Philadelphia 76ers

Philadelphia 76ers head coach Doc Rivers has the resume of a top 10 coach, so why isn't he viewed as one?

This week, our staff ranked the best coaches in the NBA.

The list was topped by Erik Spoelstra, who led the Miami Heat in an unexpected trip to the Finals.

There are very few gripes to have with the list - it's filled with the best coaches the league has to offer - but there was one glaring omission that feels a bit odd: Doc Rivers didn't crack the top 10.

Rivers fell just outside the top 10 in a group that included the likes of Billy Donovan, Taylor Jenkins, Terry Stotts and Monty Williams. No disrespect to that group of good coaches, Rivers is just in another class.

Among active coaches in the NBA, only Gregg Popovich (1,891) has coached more games than Rivers (1,624). Rivers holds a 58.1 winning percentage in those games, which is better than five of the coaches who cracked the top 10 ahead of him. Rivers is also one of eight active coaches to have won an NBA title as a head coach - four of the coaches who made the list have never even made the Finals.

So why didn't he make the list? Was it recency bias? The lasting images of the LA Clippers' earlier-than-expected elimination in the playoffs certainly didn't help. But does that mean Doc slides outside of the 10 best coaches in the league completely? Shouldn't his body of work matter?

When you look at what Rivers has done as a head coach throughout his career, it's pretty impressive. In his first season as a head coach in the NBA, he led an Orlando Magic team to within one game of a playoff spot. His best player and leading scorer on the team? A 31-year-old Darrell Armstrong.

Once he got some talent - Tracy McGrady and, to a lesser extent, Grant Hill - he had the Magic a perennial playoff team.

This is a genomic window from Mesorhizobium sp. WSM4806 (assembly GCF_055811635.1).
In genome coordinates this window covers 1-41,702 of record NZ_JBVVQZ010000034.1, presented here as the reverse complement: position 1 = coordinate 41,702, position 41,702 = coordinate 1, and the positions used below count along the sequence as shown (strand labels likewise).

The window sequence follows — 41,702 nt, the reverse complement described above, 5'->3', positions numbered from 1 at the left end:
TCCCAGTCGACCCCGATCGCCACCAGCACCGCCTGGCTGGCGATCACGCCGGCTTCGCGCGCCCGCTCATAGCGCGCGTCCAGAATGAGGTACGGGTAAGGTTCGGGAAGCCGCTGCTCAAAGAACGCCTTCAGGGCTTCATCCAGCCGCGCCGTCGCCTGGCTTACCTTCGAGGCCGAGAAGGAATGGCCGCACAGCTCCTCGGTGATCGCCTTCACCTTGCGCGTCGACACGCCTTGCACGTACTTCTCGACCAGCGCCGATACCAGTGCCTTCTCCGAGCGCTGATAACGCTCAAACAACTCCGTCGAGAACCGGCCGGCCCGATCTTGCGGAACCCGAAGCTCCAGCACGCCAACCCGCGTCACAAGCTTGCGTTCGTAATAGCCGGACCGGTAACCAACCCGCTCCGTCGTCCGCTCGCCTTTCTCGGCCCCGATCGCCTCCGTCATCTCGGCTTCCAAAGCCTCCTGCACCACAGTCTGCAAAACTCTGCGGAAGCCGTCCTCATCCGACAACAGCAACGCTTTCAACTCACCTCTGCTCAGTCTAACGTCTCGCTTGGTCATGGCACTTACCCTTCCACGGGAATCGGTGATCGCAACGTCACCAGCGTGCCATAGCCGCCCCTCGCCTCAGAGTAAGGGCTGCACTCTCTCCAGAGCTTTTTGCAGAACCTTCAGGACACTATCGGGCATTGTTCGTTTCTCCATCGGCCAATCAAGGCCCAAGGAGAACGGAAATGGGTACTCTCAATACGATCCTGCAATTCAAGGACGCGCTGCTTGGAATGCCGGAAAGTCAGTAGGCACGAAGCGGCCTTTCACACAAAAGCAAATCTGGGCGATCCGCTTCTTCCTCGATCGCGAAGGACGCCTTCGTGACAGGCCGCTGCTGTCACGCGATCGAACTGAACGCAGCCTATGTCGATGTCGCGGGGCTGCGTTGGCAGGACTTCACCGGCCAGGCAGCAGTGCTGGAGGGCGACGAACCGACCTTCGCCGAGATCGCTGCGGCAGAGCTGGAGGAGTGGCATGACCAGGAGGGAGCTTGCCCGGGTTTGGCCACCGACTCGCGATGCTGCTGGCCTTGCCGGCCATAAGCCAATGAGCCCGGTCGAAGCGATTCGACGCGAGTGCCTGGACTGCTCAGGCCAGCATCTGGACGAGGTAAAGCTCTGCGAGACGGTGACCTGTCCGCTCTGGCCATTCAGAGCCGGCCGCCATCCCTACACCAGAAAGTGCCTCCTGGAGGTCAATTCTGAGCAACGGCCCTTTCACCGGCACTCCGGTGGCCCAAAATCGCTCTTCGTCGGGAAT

When he arrived in Boston, the team was floundering in mediocrity. By his fourth season, he helped end the team's 21 championship-less season drought and restored the Celtics prideful brand across the league.

His most recent stint in LA with the Clippers might have been some of his best work yet. While he was never able to get them over the hump with a championship, Rivers helped make the Clippers relevant. He finished his time with the Clippers with a winning percentage of 63.1 through seven seasons - no other Clippers coach comes close to that. He took them to the postseason six times, they had only been nine times before as a franchise.

Doc is the best coach in Clippers history and it's not even close. If anyone deserves a pass for the way they got eliminated in the bubble, it's him. There was no way he could've coached through Kawhi Leonard and Paul George having the worst games they could possibly have in a Game 7. Still, we can't ignore the 3-1 disasters that he was the bench boss for.

That certainly should play a part in talking about his legacy, but even with those failures, he still should've cracked the top 10 list.

Doc Rivers is one of the best 10 coaches in the NBA. It's why front-offices continue to trust him with their teams. We should too.

The views on this page do not necessarily represent the views of the NBA or its clubs.

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